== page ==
Theory and Principles of Law; A Complete Analysis of the Common Law of England, Adopted Into the American Law, with Such Statutory Changes and Modifications as Have Since Occurred, Showing the Present State of the Law, and the Reasons and

Theory and Principles of Law; A Complete Analysis of the Common Law of England, Adopted Into the American Law, with Such Statutory Changes and Modifications as Have Since Occurred, Showing the Present State of the Law, and the Reasons and

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This historic book may have numerous typos and missing text. Purchasers can usually download a free scanned copy of the original book (without typos) from the publisher. Not indexed. Not illustrated. 1884 edition. Excerpt: ...This is the lowest degree of title, and may happen when one intrudes upon the land of another, and ousts himfrom his possession, which in law is called a disseisin. Such possession is prima facie evidence of a legal title in the possessor, which may by length of time, and the default of the rightful owner, ripen into a perfect title. A person in the actual possession of real property cannot in general be ousted unless the party claiming can establish some well-founded title, the general rule, governing in all actions of ejectment (which is the proper proceeding to recover real property) being that the plaintiff must recover on the strength of his own title. Possession gives the defendant in such a proceeding a right against every person who cannot show a sufficient title, and the plaintiff must therefore first establish a legal title.3 Right of possession, which' constitutes the next step or degree necessary to a complete title, is where the right to the possession resides in one person, and the actual possession in another. Another step or degree requisite to a good title, by the common law, is the right of property, without either possession or the right of possession. ' This right, however, as distinguished from the right of possession, has been abolished in almost every case by the abolition of those real actions in which only it could have been maintained.4 If a person be ousted from-the possession of his lands, the disseisor acquires thereby only anaked possession, and the person ousted retains the right of possession, and the right of property. But if the person thus disseised does not assert his right within the time limited by the law for the recovery of real estate he will be forever barred from recovering. Formerly, ...show more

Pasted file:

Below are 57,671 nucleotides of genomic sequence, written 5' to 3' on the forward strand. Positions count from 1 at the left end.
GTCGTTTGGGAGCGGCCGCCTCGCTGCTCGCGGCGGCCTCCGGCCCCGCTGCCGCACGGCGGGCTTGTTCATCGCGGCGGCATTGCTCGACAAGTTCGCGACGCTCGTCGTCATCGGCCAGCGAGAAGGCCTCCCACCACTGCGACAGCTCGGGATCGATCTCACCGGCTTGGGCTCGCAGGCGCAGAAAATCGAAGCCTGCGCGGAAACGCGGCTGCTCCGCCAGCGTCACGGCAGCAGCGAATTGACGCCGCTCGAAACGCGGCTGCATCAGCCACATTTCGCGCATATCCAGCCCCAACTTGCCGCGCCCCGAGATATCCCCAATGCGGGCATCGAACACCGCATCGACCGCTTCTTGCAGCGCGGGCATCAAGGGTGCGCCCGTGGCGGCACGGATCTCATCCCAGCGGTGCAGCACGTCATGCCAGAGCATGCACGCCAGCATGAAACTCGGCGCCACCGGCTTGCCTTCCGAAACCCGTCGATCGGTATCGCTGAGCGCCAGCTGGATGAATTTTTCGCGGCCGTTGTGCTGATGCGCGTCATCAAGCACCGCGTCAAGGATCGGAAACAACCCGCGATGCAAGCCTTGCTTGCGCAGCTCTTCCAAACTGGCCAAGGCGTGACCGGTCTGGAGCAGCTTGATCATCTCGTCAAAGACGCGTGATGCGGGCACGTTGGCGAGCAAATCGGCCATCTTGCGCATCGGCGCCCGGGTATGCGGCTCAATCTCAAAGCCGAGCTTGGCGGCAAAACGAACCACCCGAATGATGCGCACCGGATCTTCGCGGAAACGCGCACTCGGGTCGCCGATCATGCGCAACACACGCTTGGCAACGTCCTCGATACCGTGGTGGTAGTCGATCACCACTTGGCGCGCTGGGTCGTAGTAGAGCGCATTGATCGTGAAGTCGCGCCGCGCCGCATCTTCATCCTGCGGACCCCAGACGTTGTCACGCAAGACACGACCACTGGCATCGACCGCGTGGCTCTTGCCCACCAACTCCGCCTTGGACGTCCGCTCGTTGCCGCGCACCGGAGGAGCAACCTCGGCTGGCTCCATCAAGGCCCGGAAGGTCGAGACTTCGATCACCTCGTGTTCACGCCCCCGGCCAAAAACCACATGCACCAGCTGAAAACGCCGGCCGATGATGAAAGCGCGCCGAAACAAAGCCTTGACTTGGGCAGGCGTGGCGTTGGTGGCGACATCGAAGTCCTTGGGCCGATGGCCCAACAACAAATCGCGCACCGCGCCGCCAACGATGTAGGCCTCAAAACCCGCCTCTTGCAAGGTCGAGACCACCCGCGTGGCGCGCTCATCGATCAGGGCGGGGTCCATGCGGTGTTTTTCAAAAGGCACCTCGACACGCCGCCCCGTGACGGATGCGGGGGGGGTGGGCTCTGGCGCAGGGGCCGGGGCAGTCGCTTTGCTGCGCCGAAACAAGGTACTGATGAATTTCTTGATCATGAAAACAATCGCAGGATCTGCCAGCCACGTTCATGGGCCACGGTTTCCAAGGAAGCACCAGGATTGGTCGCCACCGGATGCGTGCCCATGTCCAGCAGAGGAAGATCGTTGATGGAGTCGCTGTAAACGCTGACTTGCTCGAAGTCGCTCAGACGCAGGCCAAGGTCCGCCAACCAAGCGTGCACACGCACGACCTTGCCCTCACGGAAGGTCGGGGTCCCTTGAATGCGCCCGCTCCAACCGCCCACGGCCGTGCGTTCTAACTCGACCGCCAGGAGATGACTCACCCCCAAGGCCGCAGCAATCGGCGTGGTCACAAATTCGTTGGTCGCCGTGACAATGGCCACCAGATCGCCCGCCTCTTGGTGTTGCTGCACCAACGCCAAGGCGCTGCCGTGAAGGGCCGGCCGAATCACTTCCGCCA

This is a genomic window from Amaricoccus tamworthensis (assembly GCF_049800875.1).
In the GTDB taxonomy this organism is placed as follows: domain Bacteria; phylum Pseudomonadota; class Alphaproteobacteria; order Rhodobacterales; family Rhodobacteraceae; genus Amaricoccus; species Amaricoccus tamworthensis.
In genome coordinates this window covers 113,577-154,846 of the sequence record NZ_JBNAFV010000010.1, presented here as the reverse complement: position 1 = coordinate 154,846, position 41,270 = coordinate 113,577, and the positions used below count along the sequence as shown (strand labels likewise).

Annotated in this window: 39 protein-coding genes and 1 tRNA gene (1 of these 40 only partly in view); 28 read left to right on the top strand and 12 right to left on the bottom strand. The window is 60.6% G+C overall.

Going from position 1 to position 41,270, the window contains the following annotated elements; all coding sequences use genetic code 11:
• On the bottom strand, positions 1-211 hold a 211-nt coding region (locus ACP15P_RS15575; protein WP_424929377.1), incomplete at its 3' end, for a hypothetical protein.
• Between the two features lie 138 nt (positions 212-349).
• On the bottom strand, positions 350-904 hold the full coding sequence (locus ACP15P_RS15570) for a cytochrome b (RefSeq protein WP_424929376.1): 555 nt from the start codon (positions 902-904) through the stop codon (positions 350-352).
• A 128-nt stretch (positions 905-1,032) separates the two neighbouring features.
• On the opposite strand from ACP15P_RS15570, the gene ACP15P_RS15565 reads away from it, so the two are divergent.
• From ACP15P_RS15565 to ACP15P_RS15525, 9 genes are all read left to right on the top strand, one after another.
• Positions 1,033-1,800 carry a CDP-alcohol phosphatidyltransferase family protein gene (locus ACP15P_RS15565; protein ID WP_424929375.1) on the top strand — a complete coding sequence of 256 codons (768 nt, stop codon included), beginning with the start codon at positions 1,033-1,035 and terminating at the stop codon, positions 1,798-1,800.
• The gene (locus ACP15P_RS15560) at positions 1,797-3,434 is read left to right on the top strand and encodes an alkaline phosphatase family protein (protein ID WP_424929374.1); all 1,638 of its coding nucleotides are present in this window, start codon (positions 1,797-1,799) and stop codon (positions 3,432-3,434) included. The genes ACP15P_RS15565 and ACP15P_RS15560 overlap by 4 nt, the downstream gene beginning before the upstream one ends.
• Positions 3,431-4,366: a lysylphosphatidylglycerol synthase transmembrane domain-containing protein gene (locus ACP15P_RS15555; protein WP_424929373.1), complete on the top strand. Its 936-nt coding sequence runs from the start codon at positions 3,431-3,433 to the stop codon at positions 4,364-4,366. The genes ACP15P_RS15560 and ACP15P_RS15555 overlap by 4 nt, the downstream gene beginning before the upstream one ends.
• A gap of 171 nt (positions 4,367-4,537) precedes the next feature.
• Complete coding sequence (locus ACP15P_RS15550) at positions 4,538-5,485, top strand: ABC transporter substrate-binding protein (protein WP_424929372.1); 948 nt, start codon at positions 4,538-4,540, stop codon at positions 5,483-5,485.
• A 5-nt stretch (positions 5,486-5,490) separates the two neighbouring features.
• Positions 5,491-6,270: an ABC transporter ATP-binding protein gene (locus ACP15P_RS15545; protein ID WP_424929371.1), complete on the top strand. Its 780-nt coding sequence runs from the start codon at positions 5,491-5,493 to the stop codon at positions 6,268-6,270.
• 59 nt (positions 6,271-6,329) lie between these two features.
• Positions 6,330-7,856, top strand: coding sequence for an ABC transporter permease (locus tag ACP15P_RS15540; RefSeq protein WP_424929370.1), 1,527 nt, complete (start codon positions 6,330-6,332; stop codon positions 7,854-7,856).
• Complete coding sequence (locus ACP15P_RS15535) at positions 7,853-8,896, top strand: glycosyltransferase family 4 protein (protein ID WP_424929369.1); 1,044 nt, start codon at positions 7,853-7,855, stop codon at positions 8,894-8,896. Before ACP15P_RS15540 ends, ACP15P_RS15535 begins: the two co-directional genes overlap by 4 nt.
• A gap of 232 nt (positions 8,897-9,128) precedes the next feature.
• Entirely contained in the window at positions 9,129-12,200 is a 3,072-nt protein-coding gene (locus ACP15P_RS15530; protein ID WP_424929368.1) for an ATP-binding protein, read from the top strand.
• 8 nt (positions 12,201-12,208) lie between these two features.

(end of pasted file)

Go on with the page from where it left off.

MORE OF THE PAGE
Product details

  • Paperback | 142 pages
  • 189 x 246 x 8mm | 268g
  • Rarebooksclub.com
  • United States
  • English
  • black & white illustrations
  • 1236771605
  • 9781236771605